Russia fears that Putin’s new terrifying nuclear torpedo will be exposed by satellite | Science | news
The weapon appears to be about the size of a bus, and US intelligence indicates that it is an “intercontinental nuclear-powered nuclear-armed autonomous torpedo”. The weapon known as the Poseidon has been hot under the collar of security experts since Russian President Vladimir Putin first leaked the existence of the “top secret” torpedo during a live speech in 2015. The new images give a hint of how Russia is using its new weapon.
Experts believe it will run extremely deep and fast underwater, judging by its design.
These advances have meant that Poseidon’s new category of strategic weapons is expected to change the shape of nuclear threats.
It comes after Mr Putin put a new arsenal of supersonic missiles on “combat alert”.
Mr Putin is driving the increase in the military potential of the Russian Navy by developing more and more military bases, infrastructures and state-of-the-art weapons.
These include Russian missiles developed by the missile design bureau NPO Mashinostroyenia, which are said to hit targets on land and water from over 1,000 kilometers away and can reach nine times the speed of sound.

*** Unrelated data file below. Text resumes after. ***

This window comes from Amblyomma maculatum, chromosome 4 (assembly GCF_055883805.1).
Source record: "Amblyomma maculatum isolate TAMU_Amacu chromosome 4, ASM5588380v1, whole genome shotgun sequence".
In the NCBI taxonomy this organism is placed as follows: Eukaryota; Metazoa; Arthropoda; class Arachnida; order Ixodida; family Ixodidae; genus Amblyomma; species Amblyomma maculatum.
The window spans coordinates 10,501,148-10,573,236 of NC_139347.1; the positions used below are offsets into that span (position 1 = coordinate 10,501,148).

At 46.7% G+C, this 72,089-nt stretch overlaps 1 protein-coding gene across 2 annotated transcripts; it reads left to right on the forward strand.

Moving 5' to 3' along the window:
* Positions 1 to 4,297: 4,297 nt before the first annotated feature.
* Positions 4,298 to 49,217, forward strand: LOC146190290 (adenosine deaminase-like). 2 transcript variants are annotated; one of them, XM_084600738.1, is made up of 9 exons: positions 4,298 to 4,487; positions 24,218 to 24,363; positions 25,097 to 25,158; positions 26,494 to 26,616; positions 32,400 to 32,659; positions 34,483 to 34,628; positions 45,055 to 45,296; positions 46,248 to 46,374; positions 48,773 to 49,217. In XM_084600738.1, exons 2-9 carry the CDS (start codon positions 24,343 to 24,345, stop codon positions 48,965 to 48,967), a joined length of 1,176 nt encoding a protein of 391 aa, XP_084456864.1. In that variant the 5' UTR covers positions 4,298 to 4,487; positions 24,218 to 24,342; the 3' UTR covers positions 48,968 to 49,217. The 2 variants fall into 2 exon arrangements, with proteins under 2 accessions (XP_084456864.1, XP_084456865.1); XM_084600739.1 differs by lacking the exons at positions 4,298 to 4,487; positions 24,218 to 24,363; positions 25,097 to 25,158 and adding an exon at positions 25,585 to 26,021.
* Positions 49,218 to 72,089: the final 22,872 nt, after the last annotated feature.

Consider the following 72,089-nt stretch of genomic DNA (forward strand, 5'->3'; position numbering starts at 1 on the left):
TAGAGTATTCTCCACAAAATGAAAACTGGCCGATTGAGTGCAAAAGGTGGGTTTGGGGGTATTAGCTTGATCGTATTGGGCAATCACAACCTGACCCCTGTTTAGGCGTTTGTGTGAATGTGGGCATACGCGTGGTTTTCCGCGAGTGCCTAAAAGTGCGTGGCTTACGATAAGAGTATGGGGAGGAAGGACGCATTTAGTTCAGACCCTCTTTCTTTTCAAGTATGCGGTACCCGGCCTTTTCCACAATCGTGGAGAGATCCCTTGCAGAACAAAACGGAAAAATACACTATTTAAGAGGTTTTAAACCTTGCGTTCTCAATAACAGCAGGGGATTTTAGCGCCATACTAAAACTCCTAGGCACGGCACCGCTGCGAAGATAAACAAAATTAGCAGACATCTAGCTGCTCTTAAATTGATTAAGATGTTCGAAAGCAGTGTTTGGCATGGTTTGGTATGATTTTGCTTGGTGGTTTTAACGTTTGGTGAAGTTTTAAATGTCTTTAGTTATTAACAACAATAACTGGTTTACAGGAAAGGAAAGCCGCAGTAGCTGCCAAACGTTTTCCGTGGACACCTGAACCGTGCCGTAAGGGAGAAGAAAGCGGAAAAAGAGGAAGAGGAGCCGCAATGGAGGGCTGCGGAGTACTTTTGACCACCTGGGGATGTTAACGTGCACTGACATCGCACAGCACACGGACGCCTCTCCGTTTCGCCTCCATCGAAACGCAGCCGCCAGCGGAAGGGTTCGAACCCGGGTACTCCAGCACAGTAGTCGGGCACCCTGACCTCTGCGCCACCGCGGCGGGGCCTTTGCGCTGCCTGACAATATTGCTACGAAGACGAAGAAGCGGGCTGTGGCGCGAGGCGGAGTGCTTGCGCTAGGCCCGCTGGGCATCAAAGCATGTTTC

Maxar Technologies’ satellite imagery, taken earlier this month, also confirmed that a special purpose vessel, Akademik Aleksandrov, is also using the facility where the new bus-sized weapons were satellite captured.
The facility is located on the north bank of the Northern Dvina River on the edge of the White Sea.
Work on the new quay began in 2018 and was completed in 2020.
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It’s also right on the same river
Severodvinsk, where many of Russia’s most advanced submarines are built, is already closely associated with the Poseidon weapon.
The ships and special submarines used for the first tests were also stationed there.
By observing some new Russian facilities like this one, experts can get a good idea of the capabilities of the Russian Navy.
It also gives them an estimate of the cost of the program, which will require new support infrastructure and a number of test ships and submarines.